2015 needs to be the year when an achievement standard in songwriting is approved and the means to that end put into play. The Ministry of Education can now, in the reflected glory of Lorde’s global domination, say: “Songwriting is the core of any nation’s musical tradition. Songwriting must be in our nation’s schools.” The time is now.

 

Mike Chunn played with Split Enz and Citizen Band and is the head of the Play it Strange Trust, which promotes songwriting and musical performance by young New Zealanders.

Follow the Listener on Twitter or Facebook.

 

Latest

Funny Girls gets serious about suffrage in new comedy special
96571 2018-09-20 00:00:00Z Television

Funny Girls gets serious about suffrage in new com…

by Russell Brown

A comedy special with the Funny Girls sheds light on New Zealand women’s historic winning of the right to vote.

Read more
How to ease symptoms of IBS and endometriosis with the right diet
96373 2018-09-20 00:00:00Z Nutrition

How to ease symptoms of IBS and endometriosis with…

by Jennifer Bowden

Diets low in fodmaps are a saviour for people with irritable bowel syndrome and endometriosis, helping to manage the gastrointestinal symptoms.

Read more
The web browsers’ war on user tracking
96529 2018-09-19 13:01:40Z Tech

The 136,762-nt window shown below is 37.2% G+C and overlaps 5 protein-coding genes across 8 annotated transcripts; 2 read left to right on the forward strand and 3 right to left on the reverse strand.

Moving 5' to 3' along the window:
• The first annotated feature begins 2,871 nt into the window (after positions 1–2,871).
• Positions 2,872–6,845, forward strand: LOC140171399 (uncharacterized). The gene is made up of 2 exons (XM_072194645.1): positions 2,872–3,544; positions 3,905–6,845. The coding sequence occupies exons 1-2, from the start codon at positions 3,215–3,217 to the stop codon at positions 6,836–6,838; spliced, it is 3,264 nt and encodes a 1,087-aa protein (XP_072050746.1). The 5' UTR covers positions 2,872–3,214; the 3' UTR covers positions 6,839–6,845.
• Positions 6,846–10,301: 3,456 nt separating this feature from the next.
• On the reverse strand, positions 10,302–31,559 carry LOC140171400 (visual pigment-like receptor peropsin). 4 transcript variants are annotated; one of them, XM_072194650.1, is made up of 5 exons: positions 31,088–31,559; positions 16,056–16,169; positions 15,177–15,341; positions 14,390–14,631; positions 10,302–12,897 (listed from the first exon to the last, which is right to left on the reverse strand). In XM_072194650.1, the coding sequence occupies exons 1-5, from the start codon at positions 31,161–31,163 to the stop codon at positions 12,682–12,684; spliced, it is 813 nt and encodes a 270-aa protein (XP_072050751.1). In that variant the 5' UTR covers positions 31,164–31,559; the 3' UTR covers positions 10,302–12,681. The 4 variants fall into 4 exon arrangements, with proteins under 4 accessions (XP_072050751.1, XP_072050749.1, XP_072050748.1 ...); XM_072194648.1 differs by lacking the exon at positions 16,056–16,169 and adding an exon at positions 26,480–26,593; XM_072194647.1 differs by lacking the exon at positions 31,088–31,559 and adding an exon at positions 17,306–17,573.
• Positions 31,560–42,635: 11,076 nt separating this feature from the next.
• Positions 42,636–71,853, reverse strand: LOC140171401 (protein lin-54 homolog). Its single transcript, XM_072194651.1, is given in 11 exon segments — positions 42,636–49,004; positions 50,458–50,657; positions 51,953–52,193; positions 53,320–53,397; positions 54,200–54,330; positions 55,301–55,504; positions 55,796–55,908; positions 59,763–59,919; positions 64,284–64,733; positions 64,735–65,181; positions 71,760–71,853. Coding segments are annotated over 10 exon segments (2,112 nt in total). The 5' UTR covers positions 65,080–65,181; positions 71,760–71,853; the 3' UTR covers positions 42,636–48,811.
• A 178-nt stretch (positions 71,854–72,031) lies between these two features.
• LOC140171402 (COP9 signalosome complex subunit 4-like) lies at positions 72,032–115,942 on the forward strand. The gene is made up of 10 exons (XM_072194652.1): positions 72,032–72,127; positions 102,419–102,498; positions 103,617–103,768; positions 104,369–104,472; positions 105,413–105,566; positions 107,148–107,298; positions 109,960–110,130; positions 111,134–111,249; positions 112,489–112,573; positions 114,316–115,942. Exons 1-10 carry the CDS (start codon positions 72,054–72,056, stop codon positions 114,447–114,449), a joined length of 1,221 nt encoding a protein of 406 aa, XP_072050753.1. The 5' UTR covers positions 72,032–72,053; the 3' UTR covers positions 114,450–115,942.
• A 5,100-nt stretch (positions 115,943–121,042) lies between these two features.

The web browsers’ war on user tracking

by Peter Griffin

The reach of tech giants Facebook and Google goes well beyond their own websites to capture your web browsing. So how can you stop them tracking you?

Read more
Emails between Clare Curran and Derek Handley to be revealed
96499 2018-09-19 08:04:02Z Politics

Emails between Clare Curran and Derek Handley to b…

by Gia Garrick

Copies of former minister Clare Curran's personal emails to tech entrepreneur Derek Handley are expected to be released to Parliament this afternoon.

Read more
Suffrage 125th: We're not there yet, but with each generation we get closer
96160 2018-09-19 00:00:00Z Social issues

Suffrage 125th: We're not there yet, but with each…

by Genevieve O’Halloran

It's 125 years since women got the vote, but full equality eludes us. The motherhood penalty curtails careers and the gender pay gap remains.

Read more
How gender barriers blighted the career of a Kiwi psychiatry pioneer
96491 2018-09-19 00:00:00Z Social issues

How gender barriers blighted the career of a Kiwi …

by Robert Kaplan

Mary Barkas' significant achievements in psychiatry in the early 20th century made little difference to her career prospects.

Read more
Did your ancestors help win women the vote in NZ?
96082 2018-09-19 00:00:00Z History

Did your ancestors help win women the vote in NZ?

by Sharon Stephenson

A new exhibition recognises the some 32,000 NZ women who signed the Suffrage Petition 125 years ago, paving the way for women to be able to vote.

Read more
How NZ women won the right to vote first: The original disruptors & spiteful MPs
96463 2018-09-19 00:00:00Z History

How NZ women won the right to vote first: The orig…

by Vomle Springford

Is it right that while the loafer, the gambler, the drunkard, and even the wife-beater has a vote, earnest, educated and refined women are denied it?

Read more